Earlier this year, Europa Editions, one of my favorite publishers, launched a new series of books: Europa World Noir. They’ve always published crime novels, but with this new imprint they show their commitment to the genre and their hope to print even more. One of their first titles is Maurizio de Giovanni’s introduction to Commissario Ricciardi, I Will Have Vengeance: The Winter of Commissario Ricciardi (Il senso del dolore. L’inverno del commissario Ricciardi, 2007; tr. from the Italian by Anne Milano Appel, 2012).
I want to start this review with a bit of disclaimer: I’m not much of a crime reader, though I’d like to be. The genre appeals to me, for some reason, yet in the few times I’ve ventured into it I haven’t been fully pleased with the results. Too often I’m disappointed by the resolution, which felt rushed and convenient. For some reason, I do not have this same reaction to film. I haven’t thought this enough to know why this is, but I’m sure some of it has to do with inexperience. Having read only a few, I’m hoping that this new imprint will introduce some fine examples of World Noir to me, and that I’ll finally find a way into this world of literature.
I’m sorry to say that I Will Have Vengeance didn’t do it for me, though I did enjoy the book enough to feel some excitement at the next installments of the series.
This book introduces us to a new series of novels surrounding Commissario Ricciardi. There will apparently be only four titles: Winter, Spring, Summer, and Fall (Blood Curse: The Springtime of Commissario Ricciardi is coming out from Europa World Noir in May). Commissario Ricciardi is 31 years old and lives in Naples in 1931 under the reign of Il Duce. Interestingly, this detective has a unique malady, the same malady that afflicted his mother, who was frail and white haired at only 38.
When the book begins, we see Ricciardi suffer from this affliction: he can see the dead, or, to be more exact, he can see the shade of someone who was recently, violently, killed in the moment of death. They sit there, complete with wounds and deformities, emitting the emotion — “the sudden energy of their final thoughts” — they felt when they died, whether that was fear, anger, sadness, or even love. As the book begins, he sees a young child who was just killed in the road. He wanted to go play marbles with two boys, and Ricciardi sees him, deformed by the impact, saying, “Can I go down? Can I go down?” Ricciardi thinks about the sorrow of the young mother, but:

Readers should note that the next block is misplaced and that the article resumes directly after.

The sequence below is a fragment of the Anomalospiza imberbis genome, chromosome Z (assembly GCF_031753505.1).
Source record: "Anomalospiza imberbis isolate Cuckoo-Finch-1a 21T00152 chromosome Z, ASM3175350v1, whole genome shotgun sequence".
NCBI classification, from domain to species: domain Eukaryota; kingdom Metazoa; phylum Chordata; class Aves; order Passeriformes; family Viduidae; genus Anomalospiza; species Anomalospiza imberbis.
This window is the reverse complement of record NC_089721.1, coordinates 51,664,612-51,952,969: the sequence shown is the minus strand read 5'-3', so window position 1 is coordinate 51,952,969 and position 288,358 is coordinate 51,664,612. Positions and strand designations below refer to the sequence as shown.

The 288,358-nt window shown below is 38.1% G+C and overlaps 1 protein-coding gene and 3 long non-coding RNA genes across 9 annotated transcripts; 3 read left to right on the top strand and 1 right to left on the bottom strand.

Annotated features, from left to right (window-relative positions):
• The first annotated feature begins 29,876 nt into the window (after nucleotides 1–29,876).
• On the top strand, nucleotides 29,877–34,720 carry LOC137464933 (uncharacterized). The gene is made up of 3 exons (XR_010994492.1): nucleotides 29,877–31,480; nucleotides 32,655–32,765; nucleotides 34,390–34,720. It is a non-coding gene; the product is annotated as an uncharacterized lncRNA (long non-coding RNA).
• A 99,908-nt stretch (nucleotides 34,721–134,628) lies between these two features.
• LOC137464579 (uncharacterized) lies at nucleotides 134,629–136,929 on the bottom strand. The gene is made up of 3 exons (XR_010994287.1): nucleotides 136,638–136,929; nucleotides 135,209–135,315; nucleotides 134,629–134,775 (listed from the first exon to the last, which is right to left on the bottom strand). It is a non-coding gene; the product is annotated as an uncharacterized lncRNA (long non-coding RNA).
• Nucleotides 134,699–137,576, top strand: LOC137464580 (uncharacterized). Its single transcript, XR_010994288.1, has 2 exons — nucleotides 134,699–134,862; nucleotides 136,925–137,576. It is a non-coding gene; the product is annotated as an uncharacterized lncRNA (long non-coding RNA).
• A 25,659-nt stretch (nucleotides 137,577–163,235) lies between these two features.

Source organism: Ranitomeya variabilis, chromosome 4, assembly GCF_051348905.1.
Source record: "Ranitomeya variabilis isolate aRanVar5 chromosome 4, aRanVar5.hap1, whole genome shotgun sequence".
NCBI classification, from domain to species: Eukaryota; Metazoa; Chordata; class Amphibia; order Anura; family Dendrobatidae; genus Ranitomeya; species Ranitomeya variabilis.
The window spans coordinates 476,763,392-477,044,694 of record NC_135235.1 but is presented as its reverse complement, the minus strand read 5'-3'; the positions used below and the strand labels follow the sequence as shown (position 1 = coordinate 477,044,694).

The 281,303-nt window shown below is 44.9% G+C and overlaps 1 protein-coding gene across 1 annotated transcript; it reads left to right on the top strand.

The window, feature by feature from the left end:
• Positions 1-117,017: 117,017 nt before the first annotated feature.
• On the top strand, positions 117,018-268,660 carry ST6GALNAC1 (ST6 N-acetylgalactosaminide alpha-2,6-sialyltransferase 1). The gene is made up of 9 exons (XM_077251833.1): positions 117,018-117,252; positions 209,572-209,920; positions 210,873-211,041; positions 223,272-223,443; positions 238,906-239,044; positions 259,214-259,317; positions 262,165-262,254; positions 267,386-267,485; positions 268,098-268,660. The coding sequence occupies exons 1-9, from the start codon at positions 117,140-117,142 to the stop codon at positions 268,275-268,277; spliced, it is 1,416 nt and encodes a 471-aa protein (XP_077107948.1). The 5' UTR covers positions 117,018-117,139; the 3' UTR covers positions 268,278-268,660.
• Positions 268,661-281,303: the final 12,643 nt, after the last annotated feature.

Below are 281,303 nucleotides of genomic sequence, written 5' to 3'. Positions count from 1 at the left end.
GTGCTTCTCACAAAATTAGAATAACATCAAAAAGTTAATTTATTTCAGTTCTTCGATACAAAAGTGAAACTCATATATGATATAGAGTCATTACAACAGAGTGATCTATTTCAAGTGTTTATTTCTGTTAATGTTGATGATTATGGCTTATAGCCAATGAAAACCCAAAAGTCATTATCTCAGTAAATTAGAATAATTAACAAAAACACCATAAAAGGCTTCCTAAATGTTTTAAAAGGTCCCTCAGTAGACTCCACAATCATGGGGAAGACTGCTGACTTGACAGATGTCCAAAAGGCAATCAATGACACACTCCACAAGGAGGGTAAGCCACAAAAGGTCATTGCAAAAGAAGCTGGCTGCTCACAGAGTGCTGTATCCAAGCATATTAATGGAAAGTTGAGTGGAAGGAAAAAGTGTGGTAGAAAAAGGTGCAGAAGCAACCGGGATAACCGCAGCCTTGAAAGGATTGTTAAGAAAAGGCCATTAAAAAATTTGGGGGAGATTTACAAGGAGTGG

She’s better off, he thought. All this anguish.
As we might expect, Ricciardi is a bit of a strange case himself at this point in his life. He’s basically alone and has dedicated his life to solving crimes, trying to find some way to use his affliction for some good. But the gruesome images and sad insights into human nature have made him distant.
In fact, one of the strongest aspects of this novel is its examination of Ricciardi’s few relationships, all of which develop nicely and left me anxious for the next novels. First, there’s Brigadier Maione. Maione is completely devoted to Ricciardi since Ricciardi helped solve the murder of Maione’s son. Now Maione almost takes a fatherly role with Ricciardi, assisting him in his crime solving but also remaining with him when he’s alone in the office, worrying about him even as he marvels at his ability to single-mindedly solve crimes:
Maione suspected that Ricciardi went in search of death, of its quintessential meaning, with an inquiring frenzy, as if to define it, to reveal; with no particular interest in his own survival.
Besides Maione, Ricciardi has what might be called a relationship with the young woman he can see from his window, Enrica. However, he’s never spoken to Enrica. He has no reason to think she even knows who he is, nor does he care if she does. He’s content to watch her quiet routine play out across the way in the evenings.
Another relationship that begins in this book but will hopefully continue is the one with Father Pierino, a lover of the opera who explains the plots of the operas to Ricciardi, who has never cared.
The reason don Pierino and Ricciardi meet, and why don Pierino has occasion to explain opera to Ricciardi is that Maestro Arnaldo Vezzi, the world’s best tenor, Il Duce’s favorite, has just been found dead in his dressing room. His neck was cut by his mirror and blood was all over the place. When Ricciardi enters the room, he sees Vezzi with his clown makeup, crying and singing the words to the show: “I will have vengeance.”
Don Pierino says Vezzi was not great, he was celestial. “I like to think that the angels have voices like Vezzi’s, to sing praises to the Lord in heaven. If that were so, no one would be afraid of dying.” However, through the investigation, Ricciardi learns most people hated Vezzi, though so great was Vezzi’s voice and Vezzi’s earning potential that everyone did whatever he wanted. Ricciardi wonders what life must be like “if your surrounded by people who hate you, yet who depend on you.”
While the book continues to develop the characters in interesting and insightful ways, I felt it was hampered by a mediocre mystery with, to my disappointment, a rushed, explain-all resolution.
Still, I’m intrigued by this detective who can see the dead while wandering the streets of 1931 Naples. I’m hopeful that, now that the ball is rolling, the series can dwell in the dark places it’s obviously trying to infiltrate.